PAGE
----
In the time of Monsters

David Ruis, Jan 5, 2024, 9:05 PM
David Ruis National Director
Jan ND Reflection.png

"The old world is dying, and the new world struggles to be born; now is the time of monsters."

Antonio Gramsci 1929

Not only does Gramsci's insight capture what was happening in the unsettling transformation of the mid-20th century world in which he lived, but it seems to resonate with what we are experiencing here in the early 21st century.

Politics. Religion. Morality. Science. Technology. The Arts. Social Media. Commerce. Stirred up. In flux. Even things that are not necessarily chronologically that old, fade quickly, change being the only certainty.

The dust has far from settled and we peer into its lingering haze with eyes burning, straining to see what's ahead.

Yet one thing we are seeing. Clearly.

Such societal tectonic shifts reveal monsters.

We not only see new monsters taking shape in the swirling grime, but monsters that have always been there. Some long lurking in the shadows, and others quite in the open even if sheltered behind an Ozian curtain of clever deception, corrupted power and clandestine atrocities.

And the Church is not immune

Lord have mercy. Christ have mercy.

"It's judgment time for God's own family. We're first in line."

Lord have mercy. Christ have mercy.

"Everything in the world is about to be wrapped up, so take nothing for granted. Stay wide-awake in prayer. Most of all, love each other as if your life depended on it. Love makes up for practically anything. Be quick to give a meal to the hungry, a bed to the homeless—cheerfully. Be generous with the different things God gave you, passing them around so all get in on it: if words, let it be God's words; if help, let it be God's hearty help. That way, God's bright presence will be evident in everything through Jesus, and he'll get all the credit as the One mighty in everything—encores to the end of time. Oh, yes!"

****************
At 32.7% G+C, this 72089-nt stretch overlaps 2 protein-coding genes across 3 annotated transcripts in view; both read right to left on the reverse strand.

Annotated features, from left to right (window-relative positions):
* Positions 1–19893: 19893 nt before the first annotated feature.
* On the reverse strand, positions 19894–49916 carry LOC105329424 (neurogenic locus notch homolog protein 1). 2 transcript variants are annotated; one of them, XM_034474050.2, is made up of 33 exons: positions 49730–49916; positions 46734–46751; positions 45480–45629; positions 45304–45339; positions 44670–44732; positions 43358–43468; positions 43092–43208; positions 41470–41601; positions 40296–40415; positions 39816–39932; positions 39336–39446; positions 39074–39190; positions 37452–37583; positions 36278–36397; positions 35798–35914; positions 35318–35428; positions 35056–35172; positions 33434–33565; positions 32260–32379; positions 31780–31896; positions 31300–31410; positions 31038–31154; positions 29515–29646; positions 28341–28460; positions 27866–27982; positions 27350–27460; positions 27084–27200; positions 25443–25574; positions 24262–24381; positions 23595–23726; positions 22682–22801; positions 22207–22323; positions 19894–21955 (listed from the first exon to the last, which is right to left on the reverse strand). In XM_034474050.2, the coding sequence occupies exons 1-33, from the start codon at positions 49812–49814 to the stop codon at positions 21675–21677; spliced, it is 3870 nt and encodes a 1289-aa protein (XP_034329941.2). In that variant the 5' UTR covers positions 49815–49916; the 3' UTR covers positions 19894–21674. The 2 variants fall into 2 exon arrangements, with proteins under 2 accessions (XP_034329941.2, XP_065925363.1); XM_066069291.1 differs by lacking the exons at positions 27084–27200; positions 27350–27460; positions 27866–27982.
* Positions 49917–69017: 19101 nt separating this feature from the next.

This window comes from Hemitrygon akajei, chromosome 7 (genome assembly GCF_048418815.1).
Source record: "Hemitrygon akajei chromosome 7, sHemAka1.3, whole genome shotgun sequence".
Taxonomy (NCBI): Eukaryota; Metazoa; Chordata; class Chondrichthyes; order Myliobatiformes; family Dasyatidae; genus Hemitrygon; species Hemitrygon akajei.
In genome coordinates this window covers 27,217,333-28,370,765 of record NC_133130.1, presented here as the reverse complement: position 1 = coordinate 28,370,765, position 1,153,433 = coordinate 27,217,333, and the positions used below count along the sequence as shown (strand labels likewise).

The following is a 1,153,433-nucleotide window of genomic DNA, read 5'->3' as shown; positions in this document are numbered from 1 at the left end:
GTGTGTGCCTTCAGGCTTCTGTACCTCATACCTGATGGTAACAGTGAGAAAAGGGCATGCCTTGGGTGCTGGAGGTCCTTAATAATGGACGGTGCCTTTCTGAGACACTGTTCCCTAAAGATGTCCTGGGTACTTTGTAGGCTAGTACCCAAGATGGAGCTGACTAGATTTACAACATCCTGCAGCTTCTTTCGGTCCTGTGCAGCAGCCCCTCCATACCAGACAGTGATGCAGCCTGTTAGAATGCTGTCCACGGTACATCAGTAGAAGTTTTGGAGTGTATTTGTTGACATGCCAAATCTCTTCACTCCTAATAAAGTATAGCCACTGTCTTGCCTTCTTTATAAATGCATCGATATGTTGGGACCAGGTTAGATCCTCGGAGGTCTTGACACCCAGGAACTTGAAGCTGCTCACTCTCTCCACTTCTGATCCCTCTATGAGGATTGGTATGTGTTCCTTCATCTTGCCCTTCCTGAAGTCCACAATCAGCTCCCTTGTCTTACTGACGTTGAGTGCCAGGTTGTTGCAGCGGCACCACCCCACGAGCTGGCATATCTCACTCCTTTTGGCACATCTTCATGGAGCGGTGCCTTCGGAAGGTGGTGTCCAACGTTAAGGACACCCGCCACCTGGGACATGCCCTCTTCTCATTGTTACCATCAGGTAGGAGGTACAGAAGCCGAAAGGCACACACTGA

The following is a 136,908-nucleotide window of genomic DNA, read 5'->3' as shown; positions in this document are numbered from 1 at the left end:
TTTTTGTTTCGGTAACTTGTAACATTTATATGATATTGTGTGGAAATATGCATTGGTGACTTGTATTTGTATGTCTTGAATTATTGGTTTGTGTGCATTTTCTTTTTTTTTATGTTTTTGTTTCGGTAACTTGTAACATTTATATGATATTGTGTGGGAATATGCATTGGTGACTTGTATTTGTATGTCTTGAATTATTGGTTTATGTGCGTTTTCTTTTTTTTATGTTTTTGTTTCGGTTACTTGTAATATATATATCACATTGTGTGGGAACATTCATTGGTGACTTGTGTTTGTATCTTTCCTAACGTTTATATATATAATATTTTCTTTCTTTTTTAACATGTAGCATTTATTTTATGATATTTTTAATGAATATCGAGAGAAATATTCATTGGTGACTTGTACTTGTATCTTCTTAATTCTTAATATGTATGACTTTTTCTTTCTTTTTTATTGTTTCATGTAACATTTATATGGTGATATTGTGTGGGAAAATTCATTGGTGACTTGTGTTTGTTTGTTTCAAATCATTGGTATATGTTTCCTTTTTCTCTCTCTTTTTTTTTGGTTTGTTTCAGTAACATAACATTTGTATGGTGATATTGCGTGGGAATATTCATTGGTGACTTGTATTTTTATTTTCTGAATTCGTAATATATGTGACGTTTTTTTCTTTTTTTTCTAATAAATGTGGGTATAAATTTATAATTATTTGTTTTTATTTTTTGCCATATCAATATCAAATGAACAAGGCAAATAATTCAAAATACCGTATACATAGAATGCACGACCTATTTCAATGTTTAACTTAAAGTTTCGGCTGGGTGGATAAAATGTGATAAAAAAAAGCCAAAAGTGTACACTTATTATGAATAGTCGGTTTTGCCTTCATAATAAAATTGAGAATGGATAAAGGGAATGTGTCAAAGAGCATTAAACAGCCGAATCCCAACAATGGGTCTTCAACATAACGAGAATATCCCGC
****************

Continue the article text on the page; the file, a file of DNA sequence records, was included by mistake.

Lord have mercy. Christ have mercy.

Saint Peter addresses church leadership navigating times of upheaval. Times of challenge. When the very foundations of everything are shaking and the very house of the Lord is rattling with the fiery wind of the Spirit. Baptizing. Purging. Healing. Transforming.

"I have a special concern for you church leaders. I know what it's like to be a leader, in on Christ's sufferings as well as the coming glory. Here's my concern: that you care for God's flock with all the diligence of a shepherd. Not because you have to, but because you want to please God. Not calculating what you can get out of it, but acting spontaneously. Not bossily telling others what to do, but tenderly showing them the way."

Lord have mercy. Christ have mercy.

Perhaps the most unsettling thing in it all is in the humble discovery that there is a bit of monster in all of us. In you. In me.

"Don't let anyone under pressure to give in to evil say, "God is trying to trip me up." God is impervious to evil, and puts evil in no one's way. The temptation to give in to evil comes from us and only us. We have no one to blame but the leering, seducing flare-up of our own lust."

Lord have mercy. Christ have mercy.

"So be content with who you are, and don't put on airs. God's strong hand is on you; he'll promote you at the right time. Live carefree before God; he is most careful with you."

Lord have mercy. Christ have mercy.

There is one thing we must not forget. There is another who not only emerges in the unsettled dust of life, but is ever present. Ever sustaining. Everclear. And He is the One who subdues the monsters. All the monsters. Those without. Those within.

"The Son of God entered the scene to abolish the Devil's ways."

Lord have mercy. Christ have mercy.

By David Ruis

(All Scripture taken from the MSG translation: 1 Peter 4:17; 1 Peter 4:7-11; 1 Peter 5:1-3; James 1:13-15; 1 Peter 5:6; 1 John 3:8)